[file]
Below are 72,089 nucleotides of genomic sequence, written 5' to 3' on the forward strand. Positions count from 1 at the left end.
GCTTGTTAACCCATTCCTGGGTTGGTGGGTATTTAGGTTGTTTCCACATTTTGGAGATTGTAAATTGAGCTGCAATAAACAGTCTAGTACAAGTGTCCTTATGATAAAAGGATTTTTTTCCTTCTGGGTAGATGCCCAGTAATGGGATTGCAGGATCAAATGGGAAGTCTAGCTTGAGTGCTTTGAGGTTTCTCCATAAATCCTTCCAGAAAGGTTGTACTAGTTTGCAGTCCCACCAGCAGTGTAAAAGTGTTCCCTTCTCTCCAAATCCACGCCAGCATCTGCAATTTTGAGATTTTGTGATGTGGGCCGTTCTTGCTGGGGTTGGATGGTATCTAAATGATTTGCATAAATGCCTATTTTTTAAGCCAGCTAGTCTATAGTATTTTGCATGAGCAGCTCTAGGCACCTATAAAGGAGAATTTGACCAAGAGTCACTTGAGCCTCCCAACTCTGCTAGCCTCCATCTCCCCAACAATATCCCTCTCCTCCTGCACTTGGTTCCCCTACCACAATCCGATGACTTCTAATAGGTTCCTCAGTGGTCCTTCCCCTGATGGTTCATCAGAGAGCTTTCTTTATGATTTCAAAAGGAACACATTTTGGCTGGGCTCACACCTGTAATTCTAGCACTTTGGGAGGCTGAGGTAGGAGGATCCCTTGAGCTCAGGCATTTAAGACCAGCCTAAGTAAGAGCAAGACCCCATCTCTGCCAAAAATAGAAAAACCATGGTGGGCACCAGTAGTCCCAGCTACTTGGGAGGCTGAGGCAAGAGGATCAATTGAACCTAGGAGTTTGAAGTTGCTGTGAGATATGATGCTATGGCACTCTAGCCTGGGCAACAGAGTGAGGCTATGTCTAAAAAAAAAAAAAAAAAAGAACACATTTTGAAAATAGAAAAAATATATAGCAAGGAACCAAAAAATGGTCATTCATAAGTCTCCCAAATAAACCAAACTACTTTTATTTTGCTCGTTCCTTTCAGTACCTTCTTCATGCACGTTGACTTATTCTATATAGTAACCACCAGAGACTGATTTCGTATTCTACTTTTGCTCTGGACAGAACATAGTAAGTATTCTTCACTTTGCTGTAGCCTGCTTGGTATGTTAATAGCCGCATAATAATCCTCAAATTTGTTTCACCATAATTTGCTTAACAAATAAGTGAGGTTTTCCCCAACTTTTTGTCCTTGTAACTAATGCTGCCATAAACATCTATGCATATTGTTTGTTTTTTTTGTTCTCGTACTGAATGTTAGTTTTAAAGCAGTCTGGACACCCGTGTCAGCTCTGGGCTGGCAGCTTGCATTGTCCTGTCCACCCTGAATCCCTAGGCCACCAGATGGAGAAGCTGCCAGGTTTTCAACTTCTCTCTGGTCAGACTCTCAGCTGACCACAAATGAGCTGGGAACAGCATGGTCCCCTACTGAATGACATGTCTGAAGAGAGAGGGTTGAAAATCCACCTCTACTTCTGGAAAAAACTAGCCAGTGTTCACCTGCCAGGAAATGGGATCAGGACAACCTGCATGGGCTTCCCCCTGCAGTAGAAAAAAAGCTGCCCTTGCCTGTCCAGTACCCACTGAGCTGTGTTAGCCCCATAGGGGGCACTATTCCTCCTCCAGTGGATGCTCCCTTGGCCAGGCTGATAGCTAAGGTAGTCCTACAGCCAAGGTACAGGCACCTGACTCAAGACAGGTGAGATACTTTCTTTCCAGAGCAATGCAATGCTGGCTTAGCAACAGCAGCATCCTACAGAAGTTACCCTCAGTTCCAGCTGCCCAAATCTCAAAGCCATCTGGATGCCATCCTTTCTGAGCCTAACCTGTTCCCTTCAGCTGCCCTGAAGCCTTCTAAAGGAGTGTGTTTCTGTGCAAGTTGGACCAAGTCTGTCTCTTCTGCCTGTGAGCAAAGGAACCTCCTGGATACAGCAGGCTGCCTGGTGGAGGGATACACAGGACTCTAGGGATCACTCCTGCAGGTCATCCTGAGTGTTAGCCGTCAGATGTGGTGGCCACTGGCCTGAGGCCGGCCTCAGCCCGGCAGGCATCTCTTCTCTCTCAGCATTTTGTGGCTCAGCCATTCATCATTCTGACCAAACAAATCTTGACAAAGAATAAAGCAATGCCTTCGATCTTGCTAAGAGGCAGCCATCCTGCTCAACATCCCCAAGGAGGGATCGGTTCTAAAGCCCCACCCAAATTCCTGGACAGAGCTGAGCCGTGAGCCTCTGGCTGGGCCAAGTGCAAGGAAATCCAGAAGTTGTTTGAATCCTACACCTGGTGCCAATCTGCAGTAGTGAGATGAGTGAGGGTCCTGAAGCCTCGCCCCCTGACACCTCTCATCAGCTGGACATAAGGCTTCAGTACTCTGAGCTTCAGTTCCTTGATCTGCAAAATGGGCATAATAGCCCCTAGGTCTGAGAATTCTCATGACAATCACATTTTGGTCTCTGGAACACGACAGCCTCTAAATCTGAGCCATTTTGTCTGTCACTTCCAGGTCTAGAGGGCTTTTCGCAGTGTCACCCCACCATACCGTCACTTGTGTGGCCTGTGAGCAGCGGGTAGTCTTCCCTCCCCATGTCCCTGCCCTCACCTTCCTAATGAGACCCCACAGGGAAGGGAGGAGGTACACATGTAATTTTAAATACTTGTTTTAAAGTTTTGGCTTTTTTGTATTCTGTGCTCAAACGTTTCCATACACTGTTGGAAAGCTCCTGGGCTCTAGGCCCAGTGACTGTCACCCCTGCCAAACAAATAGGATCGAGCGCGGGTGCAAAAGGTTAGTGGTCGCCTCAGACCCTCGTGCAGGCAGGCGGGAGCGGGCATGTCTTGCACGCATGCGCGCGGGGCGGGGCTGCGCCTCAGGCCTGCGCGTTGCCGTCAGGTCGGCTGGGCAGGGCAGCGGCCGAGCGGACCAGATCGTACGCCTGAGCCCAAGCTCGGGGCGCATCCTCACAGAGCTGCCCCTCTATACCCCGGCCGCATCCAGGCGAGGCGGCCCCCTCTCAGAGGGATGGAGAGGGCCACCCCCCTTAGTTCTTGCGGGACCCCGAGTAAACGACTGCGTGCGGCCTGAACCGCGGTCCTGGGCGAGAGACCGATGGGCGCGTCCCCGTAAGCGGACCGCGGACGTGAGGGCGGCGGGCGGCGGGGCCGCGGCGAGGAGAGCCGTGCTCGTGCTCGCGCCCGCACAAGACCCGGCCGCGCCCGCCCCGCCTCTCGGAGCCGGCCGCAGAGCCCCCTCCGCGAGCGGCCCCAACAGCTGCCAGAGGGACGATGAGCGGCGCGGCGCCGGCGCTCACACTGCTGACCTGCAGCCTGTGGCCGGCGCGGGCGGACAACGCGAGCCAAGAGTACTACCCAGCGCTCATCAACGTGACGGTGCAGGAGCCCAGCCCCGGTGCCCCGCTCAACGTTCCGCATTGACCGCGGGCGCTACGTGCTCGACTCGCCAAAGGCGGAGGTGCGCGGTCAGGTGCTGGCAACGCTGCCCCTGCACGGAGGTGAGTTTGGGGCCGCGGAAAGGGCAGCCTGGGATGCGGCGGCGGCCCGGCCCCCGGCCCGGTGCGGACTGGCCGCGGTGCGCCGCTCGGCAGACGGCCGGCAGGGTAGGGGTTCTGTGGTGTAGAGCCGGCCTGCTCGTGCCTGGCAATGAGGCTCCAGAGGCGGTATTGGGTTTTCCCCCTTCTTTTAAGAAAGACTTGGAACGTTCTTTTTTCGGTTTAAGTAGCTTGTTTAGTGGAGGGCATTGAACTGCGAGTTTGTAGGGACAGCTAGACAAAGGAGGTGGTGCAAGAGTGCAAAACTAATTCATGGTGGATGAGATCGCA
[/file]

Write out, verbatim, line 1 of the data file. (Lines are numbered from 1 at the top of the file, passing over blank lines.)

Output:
Below are 72,089 nucleotides of genomic sequence, written 5' to 3' on the forward strand. Positions count from 1 at the left end.